A fascinating article (by a multidisciplinary collaboration aiming to reform propaganda) I read on this subject makes the case that since anyone can now create their own evidence for competing narratives, the vertical advantage previously held by those with the resources to monopolize the airways with a tailored message has evaporated. For example, with no cost except my own time, I can take a day out of my life to put together a well-thought-out rebuttal to the media’s current propaganda campaign which is seen and believed by thousands upon thousands of people. If it was just me, it probably would not matter, but there are many, many, many, more people doing the exact same thing as we speak and it is my belief that they have played a large role in shaping the direction of history over the last seven years.
Because of this, the old models of propaganda simply don’t work anymore, and each media platform has been trying to combat this reality with stricter and stricter censorship (especially online) alongside more and more audacious lies. Each time they do it, however, it simply leaves the public with the side effects of excessive propaganda: being more confused, fragmented, polarized, and less trusting of authoritative sources than they were before, exactly what every propaganda campaign for a national interest strives to avoid.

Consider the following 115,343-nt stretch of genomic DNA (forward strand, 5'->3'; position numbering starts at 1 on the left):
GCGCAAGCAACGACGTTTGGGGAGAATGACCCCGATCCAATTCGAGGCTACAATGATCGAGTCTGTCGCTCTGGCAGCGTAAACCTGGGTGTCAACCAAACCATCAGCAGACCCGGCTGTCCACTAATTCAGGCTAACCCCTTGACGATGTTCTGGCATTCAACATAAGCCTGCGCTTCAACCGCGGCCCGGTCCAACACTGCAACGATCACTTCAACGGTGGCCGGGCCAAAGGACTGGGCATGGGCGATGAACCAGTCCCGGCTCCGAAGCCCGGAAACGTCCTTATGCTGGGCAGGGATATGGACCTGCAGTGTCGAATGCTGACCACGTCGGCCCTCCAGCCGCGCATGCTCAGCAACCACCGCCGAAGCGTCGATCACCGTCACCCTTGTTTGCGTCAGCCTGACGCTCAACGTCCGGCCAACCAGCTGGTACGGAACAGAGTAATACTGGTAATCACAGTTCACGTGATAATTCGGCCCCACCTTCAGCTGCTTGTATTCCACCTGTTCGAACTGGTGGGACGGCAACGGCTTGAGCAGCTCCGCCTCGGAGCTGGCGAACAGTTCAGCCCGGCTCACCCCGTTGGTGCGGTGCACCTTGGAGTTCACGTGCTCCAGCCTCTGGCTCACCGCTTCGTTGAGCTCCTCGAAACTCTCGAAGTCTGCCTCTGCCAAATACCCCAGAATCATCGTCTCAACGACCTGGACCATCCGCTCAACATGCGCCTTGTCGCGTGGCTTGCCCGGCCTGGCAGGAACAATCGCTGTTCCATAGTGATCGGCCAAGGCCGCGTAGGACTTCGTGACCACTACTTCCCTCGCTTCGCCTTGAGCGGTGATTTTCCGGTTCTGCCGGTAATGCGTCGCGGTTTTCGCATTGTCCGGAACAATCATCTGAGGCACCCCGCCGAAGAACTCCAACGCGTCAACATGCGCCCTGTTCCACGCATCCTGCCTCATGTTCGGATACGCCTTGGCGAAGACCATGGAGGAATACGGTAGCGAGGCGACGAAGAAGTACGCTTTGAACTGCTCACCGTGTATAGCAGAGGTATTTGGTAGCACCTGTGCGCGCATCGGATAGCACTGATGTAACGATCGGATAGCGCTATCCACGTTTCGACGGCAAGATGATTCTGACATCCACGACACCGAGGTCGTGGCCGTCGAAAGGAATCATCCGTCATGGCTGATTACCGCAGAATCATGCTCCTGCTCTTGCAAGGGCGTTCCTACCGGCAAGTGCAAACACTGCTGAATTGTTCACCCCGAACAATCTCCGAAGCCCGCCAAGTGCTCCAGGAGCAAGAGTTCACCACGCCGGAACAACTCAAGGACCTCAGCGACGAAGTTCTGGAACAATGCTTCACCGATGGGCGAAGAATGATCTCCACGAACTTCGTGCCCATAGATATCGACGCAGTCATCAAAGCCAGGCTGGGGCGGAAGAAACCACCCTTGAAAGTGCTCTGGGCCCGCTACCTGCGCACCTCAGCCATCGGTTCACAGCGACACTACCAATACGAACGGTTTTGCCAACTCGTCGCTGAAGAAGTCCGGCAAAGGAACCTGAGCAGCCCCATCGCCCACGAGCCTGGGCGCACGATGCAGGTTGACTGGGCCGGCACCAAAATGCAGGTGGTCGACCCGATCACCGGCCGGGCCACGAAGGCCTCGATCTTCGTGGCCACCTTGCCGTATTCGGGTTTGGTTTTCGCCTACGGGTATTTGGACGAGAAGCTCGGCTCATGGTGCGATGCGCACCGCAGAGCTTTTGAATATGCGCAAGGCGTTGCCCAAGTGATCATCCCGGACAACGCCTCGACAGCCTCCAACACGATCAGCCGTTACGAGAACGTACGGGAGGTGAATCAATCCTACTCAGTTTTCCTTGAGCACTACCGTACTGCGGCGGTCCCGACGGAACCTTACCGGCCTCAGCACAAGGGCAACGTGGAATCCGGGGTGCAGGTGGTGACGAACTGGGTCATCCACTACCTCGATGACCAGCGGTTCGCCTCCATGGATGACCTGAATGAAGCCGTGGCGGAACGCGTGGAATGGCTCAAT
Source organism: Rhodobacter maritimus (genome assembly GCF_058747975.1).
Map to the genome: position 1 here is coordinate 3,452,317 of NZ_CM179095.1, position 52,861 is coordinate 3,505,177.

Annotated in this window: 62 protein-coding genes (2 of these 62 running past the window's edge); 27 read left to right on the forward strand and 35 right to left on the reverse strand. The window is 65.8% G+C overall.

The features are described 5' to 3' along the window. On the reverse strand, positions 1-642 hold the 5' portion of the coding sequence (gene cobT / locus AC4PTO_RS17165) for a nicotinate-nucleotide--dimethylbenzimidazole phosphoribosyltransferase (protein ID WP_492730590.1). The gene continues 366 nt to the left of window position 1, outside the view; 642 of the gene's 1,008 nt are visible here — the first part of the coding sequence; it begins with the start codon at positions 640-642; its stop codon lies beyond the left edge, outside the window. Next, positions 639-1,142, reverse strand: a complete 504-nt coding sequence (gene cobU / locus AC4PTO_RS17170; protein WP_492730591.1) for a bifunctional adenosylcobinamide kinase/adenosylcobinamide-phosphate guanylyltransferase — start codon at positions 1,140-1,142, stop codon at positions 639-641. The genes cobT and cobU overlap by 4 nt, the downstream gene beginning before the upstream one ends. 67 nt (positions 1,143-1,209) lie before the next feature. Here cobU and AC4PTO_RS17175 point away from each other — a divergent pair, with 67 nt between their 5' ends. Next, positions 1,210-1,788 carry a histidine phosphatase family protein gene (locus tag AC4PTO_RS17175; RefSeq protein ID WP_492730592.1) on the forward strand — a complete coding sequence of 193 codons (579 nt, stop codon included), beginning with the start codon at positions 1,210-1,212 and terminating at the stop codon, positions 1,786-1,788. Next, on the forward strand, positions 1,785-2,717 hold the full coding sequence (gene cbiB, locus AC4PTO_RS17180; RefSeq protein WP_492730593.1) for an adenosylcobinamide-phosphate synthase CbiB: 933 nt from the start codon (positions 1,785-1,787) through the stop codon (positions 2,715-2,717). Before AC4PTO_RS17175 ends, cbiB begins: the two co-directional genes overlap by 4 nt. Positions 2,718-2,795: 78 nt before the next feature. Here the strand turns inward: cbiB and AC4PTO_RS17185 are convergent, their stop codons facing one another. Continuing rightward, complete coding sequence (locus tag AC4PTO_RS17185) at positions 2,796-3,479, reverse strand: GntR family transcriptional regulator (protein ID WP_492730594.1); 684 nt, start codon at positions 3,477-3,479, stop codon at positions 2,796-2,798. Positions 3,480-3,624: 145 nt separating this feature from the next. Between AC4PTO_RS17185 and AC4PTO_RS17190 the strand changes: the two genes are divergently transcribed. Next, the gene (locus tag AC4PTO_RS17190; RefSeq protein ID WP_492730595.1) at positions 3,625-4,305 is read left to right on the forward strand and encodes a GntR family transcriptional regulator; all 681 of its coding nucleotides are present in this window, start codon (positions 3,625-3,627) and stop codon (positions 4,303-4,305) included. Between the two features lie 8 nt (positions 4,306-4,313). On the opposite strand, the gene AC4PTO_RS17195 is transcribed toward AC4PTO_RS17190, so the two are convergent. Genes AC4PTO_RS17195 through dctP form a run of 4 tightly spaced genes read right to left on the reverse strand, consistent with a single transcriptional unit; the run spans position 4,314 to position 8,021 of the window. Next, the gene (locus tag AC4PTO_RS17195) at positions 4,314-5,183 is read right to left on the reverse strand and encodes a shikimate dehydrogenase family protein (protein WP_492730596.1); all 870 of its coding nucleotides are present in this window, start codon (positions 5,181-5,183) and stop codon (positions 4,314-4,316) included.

At this point, the article’s authors see three paths forward. Continue our current path (which will likely prove disastrous), adopt a Chinese-style system of complete internet censorship (which many in Big Tech and likely other industries are pushing for but many are effectively resisting), or adopt the alternative to mass propaganda originally proposed when all of this started a century ago (Elon Musk through his conduct at Twitter and elsewhere appears to endorse this option).
A central debate that waged since the early days of propaganda was if it was acceptable in a Democracy. Its proponents argued that society had become too complex for the average citizen to be able to make decisions of importance, that propaganda was remarkably effective in meeting the needs of the nation (e.g. winning the world wars), and if the government did not use it, others like the Nazis would use it against us and take over the world. Its opponents however were adamant a Democracy could not exist if it was run by propaganda and argued the solution to all of this was to improve the educational standards so the masses could understand and actively participate in the complex decisions of the modern era.